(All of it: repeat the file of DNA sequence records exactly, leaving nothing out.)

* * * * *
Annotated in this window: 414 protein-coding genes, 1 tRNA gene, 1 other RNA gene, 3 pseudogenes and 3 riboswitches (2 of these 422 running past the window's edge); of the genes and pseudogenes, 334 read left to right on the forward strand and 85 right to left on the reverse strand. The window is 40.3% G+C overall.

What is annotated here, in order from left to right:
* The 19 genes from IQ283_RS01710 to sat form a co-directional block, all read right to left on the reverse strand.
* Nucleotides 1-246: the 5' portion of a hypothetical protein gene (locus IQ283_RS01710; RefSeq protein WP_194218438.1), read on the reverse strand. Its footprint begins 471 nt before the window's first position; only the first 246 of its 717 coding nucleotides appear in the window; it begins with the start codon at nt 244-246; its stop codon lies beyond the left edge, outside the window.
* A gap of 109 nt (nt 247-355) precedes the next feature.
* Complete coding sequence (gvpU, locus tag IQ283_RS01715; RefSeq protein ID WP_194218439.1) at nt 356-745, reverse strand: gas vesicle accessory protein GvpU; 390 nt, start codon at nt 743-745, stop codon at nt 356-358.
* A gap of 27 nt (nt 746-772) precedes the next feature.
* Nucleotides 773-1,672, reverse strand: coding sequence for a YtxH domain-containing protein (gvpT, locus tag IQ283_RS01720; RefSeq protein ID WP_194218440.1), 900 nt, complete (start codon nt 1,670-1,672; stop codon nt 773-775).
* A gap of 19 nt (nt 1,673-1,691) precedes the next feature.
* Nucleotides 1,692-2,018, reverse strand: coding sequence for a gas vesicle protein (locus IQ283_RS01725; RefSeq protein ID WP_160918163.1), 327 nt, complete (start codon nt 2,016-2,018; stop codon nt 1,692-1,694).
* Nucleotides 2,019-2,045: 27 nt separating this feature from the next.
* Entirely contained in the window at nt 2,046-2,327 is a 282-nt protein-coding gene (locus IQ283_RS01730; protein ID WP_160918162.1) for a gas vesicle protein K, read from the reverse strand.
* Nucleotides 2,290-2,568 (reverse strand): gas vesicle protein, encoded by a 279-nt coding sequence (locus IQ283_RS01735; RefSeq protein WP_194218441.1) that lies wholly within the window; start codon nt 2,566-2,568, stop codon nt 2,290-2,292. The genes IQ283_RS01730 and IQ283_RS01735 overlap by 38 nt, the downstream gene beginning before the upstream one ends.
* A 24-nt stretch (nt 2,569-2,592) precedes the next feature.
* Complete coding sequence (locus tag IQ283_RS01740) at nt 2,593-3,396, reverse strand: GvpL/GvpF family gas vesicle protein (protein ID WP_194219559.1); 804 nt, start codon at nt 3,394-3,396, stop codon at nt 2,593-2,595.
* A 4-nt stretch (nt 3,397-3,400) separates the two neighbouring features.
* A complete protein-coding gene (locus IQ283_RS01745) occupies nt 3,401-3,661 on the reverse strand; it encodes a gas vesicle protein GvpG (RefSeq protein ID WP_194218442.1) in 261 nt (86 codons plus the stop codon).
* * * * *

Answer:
Annotated in this window: 414 protein-coding genes, 1 tRNA gene, 1 other RNA gene, 3 pseudogenes and 3 riboswitches (2 of these 422 running past the window's edge); of the genes and pseudogenes, 334 read left to right on the forward strand and 85 right to left on the reverse strand. The window is 40.3% G+C overall.

What is annotated here, in order from left to right:
* The 19 genes from IQ283_RS01710 to sat form a co-directional block, all read right to left on the reverse strand.
* Nucleotides 1-246: the 5' portion of a hypothetical protein gene (locus IQ283_RS01710; RefSeq protein WP_194218438.1), read on the reverse strand. Its footprint begins 471 nt before the window's first position; only the first 246 of its 717 coding nucleotides appear in the window; it begins with the start codon at nt 244-246; its stop codon lies beyond the left edge, outside the window.
* A gap of 109 nt (nt 247-355) precedes the next feature.
* Complete coding sequence (gvpU, locus tag IQ283_RS01715; RefSeq protein ID WP_194218439.1) at nt 356-745, reverse strand: gas vesicle accessory protein GvpU; 390 nt, start codon at nt 743-745, stop codon at nt 356-358.
* A gap of 27 nt (nt 746-772) precedes the next feature.
* Nucleotides 773-1,672, reverse strand: coding sequence for a YtxH domain-containing protein (gvpT, locus tag IQ283_RS01720; RefSeq protein ID WP_194218440.1), 900 nt, complete (start codon nt 1,670-1,672; stop codon nt 773-775).
* A gap of 19 nt (nt 1,673-1,691) precedes the next feature.
* Nucleotides 1,692-2,018, reverse strand: coding sequence for a gas vesicle protein (locus IQ283_RS01725; RefSeq protein ID WP_160918163.1), 327 nt, complete (start codon nt 2,016-2,018; stop codon nt 1,692-1,694).
* Nucleotides 2,019-2,045: 27 nt separating this feature from the next.
* Entirely contained in the window at nt 2,046-2,327 is a 282-nt protein-coding gene (locus IQ283_RS01730; protein ID WP_160918162.1) for a gas vesicle protein K, read from the reverse strand.
* Nucleotides 2,290-2,568 (reverse strand): gas vesicle protein, encoded by a 279-nt coding sequence (locus IQ283_RS01735; RefSeq protein WP_194218441.1) that lies wholly within the window; start codon nt 2,566-2,568, stop codon nt 2,290-2,292. The genes IQ283_RS01730 and IQ283_RS01735 overlap by 38 nt, the downstream gene beginning before the upstream one ends.
* A 24-nt stretch (nt 2,569-2,592) precedes the next feature.
* Complete coding sequence (locus tag IQ283_RS01740) at nt 2,593-3,396, reverse strand: GvpL/GvpF family gas vesicle protein (protein ID WP_194219559.1); 804 nt, start codon at nt 3,394-3,396, stop codon at nt 2,593-2,595.
* A 4-nt stretch (nt 3,397-3,400) separates the two neighbouring features.
* A complete protein-coding gene (locus IQ283_RS01745) occupies nt 3,401-3,661 on the reverse strand; it encodes a gas vesicle protein GvpG (RefSeq protein ID WP_194218442.1) in 261 nt (86 codons plus the stop codon).